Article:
What is St Patrick’s Day?

March 13th 2020

Whether you’re Irish or not, there’s always a temptation every year to take part in celebrating St Patrick’s Day – a well-loved tradition worldwide that sees thousands of people coming together to drink, dress in green with big hats and shamrock painted faces!  Here are a few facts you may have not known about this big day.  

St Patrick wasn’t actually Irish  

Although he made his mark by introducing Christianity to Ireland, Patrick wasn’t Irish himself. He was born to Roman parents in Scotland or Wales in the late 4th century.  

Why green?   

We’ve come to associate kelly green with the Irish and St Paddy’s day but actually the Saint’s official colour was “Saint Patrick’s blue,” a light shade of sky blue. The colour green only became associated with this big day after it was linked to the Irish independence movement in the late 18th century.  

It used to be a dry holiday (Phew! Thank goodness is not anymore)    

It’s a national holiday in both Ireland and Northern Ireland, but up until the 1970s, pubs were closed on that day. (The one exception went to beer vendors at the big national dog show, which was always held on St. Patrick’s Day.) Before that time, the saint’s feast day was considered a more solemn, strictly religious occasion. Now, the country welcomes hordes of green-clad tourists for parades, drinks, and perhaps the reciting of a few limericks and lots and lots of Guinness. 


How did the shamrock become associated with St. Patrick? According to Irish legend, the saint used the three-leafed plant (which is not to be confused with the four-leaf clover) as a metaphor for the Holy Trinity when he was first introducing Christianity to Ireland. 

Traditional feast food  

Corned beef and cabbage, which has become a traditional St. Patrick’s Day staple for Irish Americans doesn’t have anything to do with the grain corn. Instead, it’s a nod to the large grains of salt that were historically used to cure meats. Sounds yummy right??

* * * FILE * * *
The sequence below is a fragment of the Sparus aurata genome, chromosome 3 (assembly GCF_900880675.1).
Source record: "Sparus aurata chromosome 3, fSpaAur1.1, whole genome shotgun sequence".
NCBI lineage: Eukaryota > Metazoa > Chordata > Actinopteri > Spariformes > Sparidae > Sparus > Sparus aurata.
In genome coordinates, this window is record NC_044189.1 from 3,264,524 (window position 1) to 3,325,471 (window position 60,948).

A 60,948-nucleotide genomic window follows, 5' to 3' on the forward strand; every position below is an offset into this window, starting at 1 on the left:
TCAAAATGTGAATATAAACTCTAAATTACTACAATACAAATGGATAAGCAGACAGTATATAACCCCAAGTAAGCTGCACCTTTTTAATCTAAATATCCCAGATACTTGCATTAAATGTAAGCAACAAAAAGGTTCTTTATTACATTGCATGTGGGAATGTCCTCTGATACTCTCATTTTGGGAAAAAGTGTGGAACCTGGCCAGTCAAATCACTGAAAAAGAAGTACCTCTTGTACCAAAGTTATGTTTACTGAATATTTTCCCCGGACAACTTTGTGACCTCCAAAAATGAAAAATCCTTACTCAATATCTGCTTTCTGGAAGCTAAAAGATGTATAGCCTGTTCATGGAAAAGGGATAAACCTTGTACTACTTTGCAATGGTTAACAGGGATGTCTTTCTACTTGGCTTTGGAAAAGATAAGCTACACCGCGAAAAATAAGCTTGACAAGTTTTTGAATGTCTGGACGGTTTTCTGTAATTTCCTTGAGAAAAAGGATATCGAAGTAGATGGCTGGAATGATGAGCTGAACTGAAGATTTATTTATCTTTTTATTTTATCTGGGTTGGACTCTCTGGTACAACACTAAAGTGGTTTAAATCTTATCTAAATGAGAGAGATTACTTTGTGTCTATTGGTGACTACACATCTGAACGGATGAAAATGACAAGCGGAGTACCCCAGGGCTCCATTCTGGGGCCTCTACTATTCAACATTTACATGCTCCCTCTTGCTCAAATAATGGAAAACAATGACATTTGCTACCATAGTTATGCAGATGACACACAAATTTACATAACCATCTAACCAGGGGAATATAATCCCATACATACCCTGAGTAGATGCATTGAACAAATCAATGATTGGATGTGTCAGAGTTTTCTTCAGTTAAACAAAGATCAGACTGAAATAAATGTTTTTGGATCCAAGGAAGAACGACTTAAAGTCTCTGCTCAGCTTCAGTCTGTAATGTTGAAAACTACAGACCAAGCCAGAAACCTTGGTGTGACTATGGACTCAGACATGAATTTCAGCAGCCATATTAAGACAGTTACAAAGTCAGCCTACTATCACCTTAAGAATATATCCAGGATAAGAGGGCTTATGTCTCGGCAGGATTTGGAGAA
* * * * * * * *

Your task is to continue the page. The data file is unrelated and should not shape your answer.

St Patrick ran the snakes out of Ireland (or did he?)  

St. Patrick gets credit for driving all the snakes out of Ireland. Modern scientists suggest that the job might not have been too hard—according to the fossil record, Ireland has never been home to any snakes. Through the Ice Age, Ireland was too cold to host any reptiles anyway, and the surrounding seas have kept off serpentine invaders ever since. Modern scholars think the “snakes” St. Patrick drove away were likely metaphorical.  

No Lady Leprechauns  

Don’t be fooled by any holiday decorations showing lady leprechauns. In traditional Irish folk tales, there are no female leprechauns, only nattily attired little guys who spend their days making and mending shoes (meaning they earned that gold they’re always guarding).  

St Paddy’s day chant   

You can’t attend a St. Patrick’s Day event without hearing a cry of “Erin go Bragh.” What’s the phrase mean? It’s a corruption of the Irish Éirinn go Brách, which means roughly “Ireland Forever”   

We can already feel the excitement building, so pick up your face paints and green-clad outfits, big buckled hats and enjoy the celebrations of this historic day loved by many, bringing everyone together.